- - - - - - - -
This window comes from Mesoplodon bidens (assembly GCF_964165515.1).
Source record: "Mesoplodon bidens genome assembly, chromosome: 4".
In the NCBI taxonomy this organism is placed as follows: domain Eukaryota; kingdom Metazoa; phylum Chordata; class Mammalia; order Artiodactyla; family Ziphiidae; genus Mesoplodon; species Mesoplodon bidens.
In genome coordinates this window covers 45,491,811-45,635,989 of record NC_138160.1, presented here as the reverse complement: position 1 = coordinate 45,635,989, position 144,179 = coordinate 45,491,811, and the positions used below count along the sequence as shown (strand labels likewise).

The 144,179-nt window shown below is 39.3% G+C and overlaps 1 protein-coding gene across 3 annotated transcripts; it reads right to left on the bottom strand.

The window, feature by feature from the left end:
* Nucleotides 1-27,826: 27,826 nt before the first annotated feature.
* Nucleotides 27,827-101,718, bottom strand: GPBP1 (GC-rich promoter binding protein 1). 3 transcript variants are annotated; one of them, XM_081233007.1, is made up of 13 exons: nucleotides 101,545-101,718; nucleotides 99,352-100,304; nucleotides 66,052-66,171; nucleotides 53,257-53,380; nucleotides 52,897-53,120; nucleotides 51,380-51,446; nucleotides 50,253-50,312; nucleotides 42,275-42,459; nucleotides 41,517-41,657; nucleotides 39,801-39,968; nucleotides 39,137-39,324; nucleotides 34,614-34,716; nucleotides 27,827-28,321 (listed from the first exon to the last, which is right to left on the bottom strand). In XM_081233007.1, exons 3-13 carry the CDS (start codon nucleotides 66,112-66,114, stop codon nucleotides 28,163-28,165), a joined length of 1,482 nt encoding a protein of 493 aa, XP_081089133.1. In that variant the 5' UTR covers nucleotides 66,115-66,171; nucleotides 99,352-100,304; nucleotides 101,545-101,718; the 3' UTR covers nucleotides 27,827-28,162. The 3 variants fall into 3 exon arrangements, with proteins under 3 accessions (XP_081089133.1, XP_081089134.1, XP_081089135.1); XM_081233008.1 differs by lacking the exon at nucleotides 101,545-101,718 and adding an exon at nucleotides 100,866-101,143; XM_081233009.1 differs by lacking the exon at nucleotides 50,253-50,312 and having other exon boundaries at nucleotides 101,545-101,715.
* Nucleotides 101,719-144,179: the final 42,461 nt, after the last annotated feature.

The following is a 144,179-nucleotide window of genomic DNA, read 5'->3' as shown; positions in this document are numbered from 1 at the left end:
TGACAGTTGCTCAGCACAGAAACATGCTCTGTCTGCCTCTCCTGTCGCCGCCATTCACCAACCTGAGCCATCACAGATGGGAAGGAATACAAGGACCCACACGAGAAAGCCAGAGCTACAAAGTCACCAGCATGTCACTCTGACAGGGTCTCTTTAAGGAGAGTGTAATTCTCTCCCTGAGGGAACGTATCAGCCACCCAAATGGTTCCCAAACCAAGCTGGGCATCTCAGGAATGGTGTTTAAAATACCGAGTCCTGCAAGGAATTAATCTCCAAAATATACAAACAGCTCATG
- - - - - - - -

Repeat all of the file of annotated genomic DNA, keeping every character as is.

This window comes from Mesoplodon bidens (assembly GCF_964165515.1).
Source record: "Mesoplodon bidens genome assembly, chromosome: 4".
In the NCBI taxonomy this organism is placed as follows: domain Eukaryota; kingdom Metazoa; phylum Chordata; class Mammalia; order Artiodactyla; family Ziphiidae; genus Mesoplodon; species Mesoplodon bidens.
In genome coordinates this window covers 45,491,811-45,635,989 of record NC_138160.1, presented here as the reverse complement: position 1 = coordinate 45,635,989, position 144,179 = coordinate 45,491,811, and the positions used below count along the sequence as shown (strand labels likewise).

The 144,179-nt window shown below is 39.3% G+C and overlaps 1 protein-coding gene across 3 annotated transcripts; it reads right to left on the bottom strand.

The window, feature by feature from the left end:
* Nucleotides 1-27,826: 27,826 nt before the first annotated feature.
* Nucleotides 27,827-101,718, bottom strand: GPBP1 (GC-rich promoter binding protein 1). 3 transcript variants are annotated; one of them, XM_081233007.1, is made up of 13 exons: nucleotides 101,545-101,718; nucleotides 99,352-100,304; nucleotides 66,052-66,171; nucleotides 53,257-53,380; nucleotides 52,897-53,120; nucleotides 51,380-51,446; nucleotides 50,253-50,312; nucleotides 42,275-42,459; nucleotides 41,517-41,657; nucleotides 39,801-39,968; nucleotides 39,137-39,324; nucleotides 34,614-34,716; nucleotides 27,827-28,321 (listed from the first exon to the last, which is right to left on the bottom strand). In XM_081233007.1, exons 3-13 carry the CDS (start codon nucleotides 66,112-66,114, stop codon nucleotides 28,163-28,165), a joined length of 1,482 nt encoding a protein of 493 aa, XP_081089133.1. In that variant the 5' UTR covers nucleotides 66,115-66,171; nucleotides 99,352-100,304; nucleotides 101,545-101,718; the 3' UTR covers nucleotides 27,827-28,162. The 3 variants fall into 3 exon arrangements, with proteins under 3 accessions (XP_081089133.1, XP_081089134.1, XP_081089135.1); XM_081233008.1 differs by lacking the exon at nucleotides 101,545-101,718 and adding an exon at nucleotides 100,866-101,143; XM_081233009.1 differs by lacking the exon at nucleotides 50,253-50,312 and having other exon boundaries at nucleotides 101,545-101,715.
* Nucleotides 101,719-144,179: the final 42,461 nt, after the last annotated feature.

The following is a 144,179-nucleotide window of genomic DNA, read 5'->3' as shown; positions in this document are numbered from 1 at the left end:
TGACAGTTGCTCAGCACAGAAACATGCTCTGTCTGCCTCTCCTGTCGCCGCCATTCACCAACCTGAGCCATCACAGATGGGAAGGAATACAAGGACCCACACGAGAAAGCCAGAGCTACAAAGTCACCAGCATGTCACTCTGACAGGGTCTCTTTAAGGAGAGTGTAATTCTCTCCCTGAGGGAACGTATCAGCCACCCAAATGGTTCCCAAACCAAGCTGGGCATCTCAGGAATGGTGTTTAAAATACCGAGTCCTGCAAGGAATTAATCTCCAAAATATACAAACAGCTCATG